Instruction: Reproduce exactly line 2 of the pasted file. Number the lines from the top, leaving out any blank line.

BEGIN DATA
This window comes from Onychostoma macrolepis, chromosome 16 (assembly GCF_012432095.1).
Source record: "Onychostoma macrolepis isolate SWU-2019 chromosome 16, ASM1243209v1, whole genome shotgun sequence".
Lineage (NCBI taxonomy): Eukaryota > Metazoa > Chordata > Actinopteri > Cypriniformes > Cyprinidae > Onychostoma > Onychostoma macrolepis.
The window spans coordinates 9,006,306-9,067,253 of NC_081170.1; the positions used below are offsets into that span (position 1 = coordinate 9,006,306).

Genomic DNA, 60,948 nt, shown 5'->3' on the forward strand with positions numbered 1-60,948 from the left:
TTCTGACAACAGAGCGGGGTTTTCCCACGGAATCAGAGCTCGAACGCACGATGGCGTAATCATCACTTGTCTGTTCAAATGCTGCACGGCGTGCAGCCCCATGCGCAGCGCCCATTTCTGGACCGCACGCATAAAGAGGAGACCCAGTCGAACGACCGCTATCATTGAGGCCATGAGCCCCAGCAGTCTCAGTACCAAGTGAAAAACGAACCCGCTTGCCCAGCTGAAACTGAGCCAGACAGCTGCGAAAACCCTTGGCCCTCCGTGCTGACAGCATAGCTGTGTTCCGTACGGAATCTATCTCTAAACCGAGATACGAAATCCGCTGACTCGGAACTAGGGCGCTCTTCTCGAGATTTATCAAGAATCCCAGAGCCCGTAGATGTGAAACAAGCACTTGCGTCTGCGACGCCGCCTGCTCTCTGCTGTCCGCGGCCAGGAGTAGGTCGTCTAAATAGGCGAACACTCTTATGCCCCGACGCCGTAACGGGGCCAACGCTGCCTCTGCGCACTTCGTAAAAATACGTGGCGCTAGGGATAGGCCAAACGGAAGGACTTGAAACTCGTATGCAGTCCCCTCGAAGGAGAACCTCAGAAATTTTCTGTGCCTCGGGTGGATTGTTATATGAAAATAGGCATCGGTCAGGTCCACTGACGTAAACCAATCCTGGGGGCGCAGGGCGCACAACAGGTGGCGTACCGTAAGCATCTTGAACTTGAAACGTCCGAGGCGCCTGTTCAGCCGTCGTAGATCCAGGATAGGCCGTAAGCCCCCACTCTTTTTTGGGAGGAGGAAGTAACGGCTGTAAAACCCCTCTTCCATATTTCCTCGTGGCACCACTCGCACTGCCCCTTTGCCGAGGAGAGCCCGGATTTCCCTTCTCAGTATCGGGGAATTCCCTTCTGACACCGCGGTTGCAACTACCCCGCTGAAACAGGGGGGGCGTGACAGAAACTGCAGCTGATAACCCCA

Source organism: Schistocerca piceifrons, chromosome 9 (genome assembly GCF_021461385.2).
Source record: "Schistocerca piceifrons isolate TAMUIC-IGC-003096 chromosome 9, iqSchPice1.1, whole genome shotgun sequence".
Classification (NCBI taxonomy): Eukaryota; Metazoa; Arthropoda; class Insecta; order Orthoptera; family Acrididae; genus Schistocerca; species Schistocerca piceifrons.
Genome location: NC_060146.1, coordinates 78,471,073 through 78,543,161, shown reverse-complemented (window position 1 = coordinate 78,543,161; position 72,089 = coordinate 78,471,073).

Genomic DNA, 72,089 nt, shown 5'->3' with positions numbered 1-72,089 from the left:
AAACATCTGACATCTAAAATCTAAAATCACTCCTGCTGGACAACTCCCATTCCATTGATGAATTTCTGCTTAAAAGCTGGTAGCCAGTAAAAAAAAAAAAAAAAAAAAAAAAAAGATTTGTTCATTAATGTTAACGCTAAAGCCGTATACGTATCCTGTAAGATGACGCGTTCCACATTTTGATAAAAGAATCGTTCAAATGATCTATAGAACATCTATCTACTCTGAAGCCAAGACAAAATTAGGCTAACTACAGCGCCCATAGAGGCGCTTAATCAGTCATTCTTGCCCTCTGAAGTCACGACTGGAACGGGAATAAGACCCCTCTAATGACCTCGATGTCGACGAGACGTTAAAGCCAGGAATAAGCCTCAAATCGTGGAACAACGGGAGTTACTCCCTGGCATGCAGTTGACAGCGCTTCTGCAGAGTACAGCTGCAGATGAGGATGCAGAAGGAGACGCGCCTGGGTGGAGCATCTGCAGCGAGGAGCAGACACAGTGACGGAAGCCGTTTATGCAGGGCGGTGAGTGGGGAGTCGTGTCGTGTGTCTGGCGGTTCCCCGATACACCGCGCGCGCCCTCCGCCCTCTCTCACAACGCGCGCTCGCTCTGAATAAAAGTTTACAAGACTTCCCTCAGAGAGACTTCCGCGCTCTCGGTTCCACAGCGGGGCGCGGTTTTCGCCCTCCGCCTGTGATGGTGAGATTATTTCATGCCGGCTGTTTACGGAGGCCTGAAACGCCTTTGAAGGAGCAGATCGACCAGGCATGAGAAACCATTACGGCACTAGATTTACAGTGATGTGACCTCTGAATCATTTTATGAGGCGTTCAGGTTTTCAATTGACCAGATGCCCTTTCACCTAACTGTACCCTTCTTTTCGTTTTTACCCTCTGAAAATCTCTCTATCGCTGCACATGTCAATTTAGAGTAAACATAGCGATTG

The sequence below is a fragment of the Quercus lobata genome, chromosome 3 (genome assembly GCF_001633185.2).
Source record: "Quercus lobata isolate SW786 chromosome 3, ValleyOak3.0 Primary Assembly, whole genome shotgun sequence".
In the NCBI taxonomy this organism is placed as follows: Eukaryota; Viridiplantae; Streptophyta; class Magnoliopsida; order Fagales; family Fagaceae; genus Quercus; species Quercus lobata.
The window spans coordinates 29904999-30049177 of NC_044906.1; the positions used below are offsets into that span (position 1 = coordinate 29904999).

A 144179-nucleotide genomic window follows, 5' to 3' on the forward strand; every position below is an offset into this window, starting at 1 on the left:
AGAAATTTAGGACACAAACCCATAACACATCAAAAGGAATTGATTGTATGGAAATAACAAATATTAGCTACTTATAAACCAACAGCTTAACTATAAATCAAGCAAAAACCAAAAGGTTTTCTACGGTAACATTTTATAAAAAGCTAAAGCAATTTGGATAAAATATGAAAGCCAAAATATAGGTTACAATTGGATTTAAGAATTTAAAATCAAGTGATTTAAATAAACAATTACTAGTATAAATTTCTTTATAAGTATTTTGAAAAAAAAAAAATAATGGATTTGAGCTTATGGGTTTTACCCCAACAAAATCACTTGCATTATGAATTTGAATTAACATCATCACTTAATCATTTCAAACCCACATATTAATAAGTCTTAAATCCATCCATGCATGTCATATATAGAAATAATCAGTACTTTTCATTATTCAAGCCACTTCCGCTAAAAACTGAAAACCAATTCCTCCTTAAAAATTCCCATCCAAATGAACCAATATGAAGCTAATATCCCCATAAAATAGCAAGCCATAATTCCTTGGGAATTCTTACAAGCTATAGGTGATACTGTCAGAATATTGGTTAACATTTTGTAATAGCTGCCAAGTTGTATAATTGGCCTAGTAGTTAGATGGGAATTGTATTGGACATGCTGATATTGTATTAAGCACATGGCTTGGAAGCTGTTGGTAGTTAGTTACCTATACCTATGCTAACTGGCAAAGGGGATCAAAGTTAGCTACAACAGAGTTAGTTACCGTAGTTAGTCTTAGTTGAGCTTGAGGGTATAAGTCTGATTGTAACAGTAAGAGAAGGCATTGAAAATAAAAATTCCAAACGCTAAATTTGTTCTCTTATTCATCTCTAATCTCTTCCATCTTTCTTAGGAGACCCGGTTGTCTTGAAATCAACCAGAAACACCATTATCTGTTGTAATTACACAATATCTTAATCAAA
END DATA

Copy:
Source record: "Onychostoma macrolepis isolate SWU-2019 chromosome 16, ASM1243209v1, whole genome shotgun sequence".